Keep a safe distance, meaning way more than you're used to. You'll still be able to stop, but it'll take longer/farther.

Don't rush, anything, take your time and try to relax.

Forget the U-turn, just go till there's a big parking lot you can pull into and get yourself turned around in, then head back the way you want. Remember that 3 rights make a left as well, so you can always go past your intersection, then make 3 rights to get back to that intersection so you can do as you thought, then turn left.

Hopefully your storage lot isn't jammed tight. I'd go to your lot, measure how wide your space is, and how far it is across from the front of your site to the other side so you know how much room you have to maneuver in. Then once you're hooked up, head to an empty parking lot and setup your storage lot with cones, tennis balls, coke cans, etc. and practice backing into your site while keeping within the constraints of the lot. Again while backing into your site, your wife should be watching that you don't back into anything, and tell her to remember to look up, 9 times out of 10 and RV will hit something up high vs their bumper.

Hope this helps a bit. Congrats on your new truck/trailer, enjoy.
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Old 01-19-2022, 07:39 PM   #6
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Slow and smooth
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Old 01-19-2022, 08:08 PM   #7
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Check trailer tail swing

It's important to determine the pivot point and tail swing of your trailer so you know how far away from an obstacle or vehicle you need to be when turning.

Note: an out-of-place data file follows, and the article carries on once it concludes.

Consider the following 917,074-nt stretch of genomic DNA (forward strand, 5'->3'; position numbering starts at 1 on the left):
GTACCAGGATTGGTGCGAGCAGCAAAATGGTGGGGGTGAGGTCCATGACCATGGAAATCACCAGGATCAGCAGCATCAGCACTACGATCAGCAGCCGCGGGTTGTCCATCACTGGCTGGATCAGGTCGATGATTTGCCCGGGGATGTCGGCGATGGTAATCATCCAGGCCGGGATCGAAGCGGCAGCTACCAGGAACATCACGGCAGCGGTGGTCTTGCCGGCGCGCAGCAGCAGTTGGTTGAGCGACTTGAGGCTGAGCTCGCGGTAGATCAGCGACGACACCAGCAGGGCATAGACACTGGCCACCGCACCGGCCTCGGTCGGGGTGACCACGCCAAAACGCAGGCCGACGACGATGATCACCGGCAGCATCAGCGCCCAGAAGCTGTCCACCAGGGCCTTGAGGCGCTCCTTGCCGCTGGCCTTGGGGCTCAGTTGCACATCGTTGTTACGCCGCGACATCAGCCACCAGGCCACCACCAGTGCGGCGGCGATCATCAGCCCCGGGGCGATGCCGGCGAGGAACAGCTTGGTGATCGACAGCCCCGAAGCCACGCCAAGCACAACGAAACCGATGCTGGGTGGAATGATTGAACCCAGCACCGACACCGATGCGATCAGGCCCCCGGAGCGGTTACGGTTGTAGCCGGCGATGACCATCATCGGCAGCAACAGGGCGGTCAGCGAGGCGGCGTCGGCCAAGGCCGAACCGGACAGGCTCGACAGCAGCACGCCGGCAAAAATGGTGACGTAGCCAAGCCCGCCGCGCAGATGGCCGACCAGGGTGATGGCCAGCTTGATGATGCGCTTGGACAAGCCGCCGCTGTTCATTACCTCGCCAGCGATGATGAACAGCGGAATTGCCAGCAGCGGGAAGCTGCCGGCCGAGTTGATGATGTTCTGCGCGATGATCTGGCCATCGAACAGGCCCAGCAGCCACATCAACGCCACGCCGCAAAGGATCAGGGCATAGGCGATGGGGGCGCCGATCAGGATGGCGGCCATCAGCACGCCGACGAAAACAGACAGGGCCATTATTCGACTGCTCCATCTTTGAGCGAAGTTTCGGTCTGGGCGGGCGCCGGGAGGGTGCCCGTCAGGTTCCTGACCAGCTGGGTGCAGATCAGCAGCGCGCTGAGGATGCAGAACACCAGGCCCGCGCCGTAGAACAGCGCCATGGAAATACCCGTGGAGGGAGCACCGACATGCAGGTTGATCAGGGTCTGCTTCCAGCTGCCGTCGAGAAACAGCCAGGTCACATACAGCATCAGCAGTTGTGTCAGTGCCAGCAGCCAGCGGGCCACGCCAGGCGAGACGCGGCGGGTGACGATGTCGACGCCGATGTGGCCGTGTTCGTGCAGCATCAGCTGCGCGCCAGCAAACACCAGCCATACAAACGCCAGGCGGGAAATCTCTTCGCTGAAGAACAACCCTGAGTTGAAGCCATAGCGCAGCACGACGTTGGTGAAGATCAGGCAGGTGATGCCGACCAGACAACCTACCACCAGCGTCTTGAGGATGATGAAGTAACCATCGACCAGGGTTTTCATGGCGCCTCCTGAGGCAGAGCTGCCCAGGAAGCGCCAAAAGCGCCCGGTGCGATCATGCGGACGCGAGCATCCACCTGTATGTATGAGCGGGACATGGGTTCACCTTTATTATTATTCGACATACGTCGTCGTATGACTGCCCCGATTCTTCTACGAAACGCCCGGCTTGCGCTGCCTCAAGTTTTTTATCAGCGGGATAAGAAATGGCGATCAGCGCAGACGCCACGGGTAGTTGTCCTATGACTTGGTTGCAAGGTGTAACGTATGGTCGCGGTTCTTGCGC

As someone else said, take it slow and stay calm.
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Old 01-19-2022, 10:10 PM   #8
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RV Handling - The Countdown Begins

All good advice on here, especially open parking lot practice including doing a mock up of your storage facility situation and practicing a bit before parking there if possible.

Another thing that is VERY important is learning the routine for safely hitching and unhitching the rig to ensure your hitch is latched and locked around your king pin. Make a written checklist and stick to it. Always do a “pull test” when you hook up.

I have a pre-flight checklist that includes everything interior and exterior, including hitching up and pull test, that needs to be done and/or checked before travel. I’ll be glad to share and you can modify as needed for your specifics. (pm me if interested.)

Congrats and safe travels,
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Old 01-19-2022, 10:14 PM   #9
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Take some time in an open parking lot to figure out how to use your mirrors when backing up. This is a link to a boating mag, but I like the tips in the article.

https://www.boatingmag.com/backing-u...using-mirrors/
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Old 01-19-2022, 11:08 PM   #10
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Another vote for taking your rig to an empty parking lot where you can practice backing it up. Practice backing straight, and to both sides. Also practice pulling into pull-thru spots at various angles. Doing so will take a lot of the stress out of parking at RV parks and will help you feel more comfortable towing overall.
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Old 01-20-2022, 04:29 AM   #11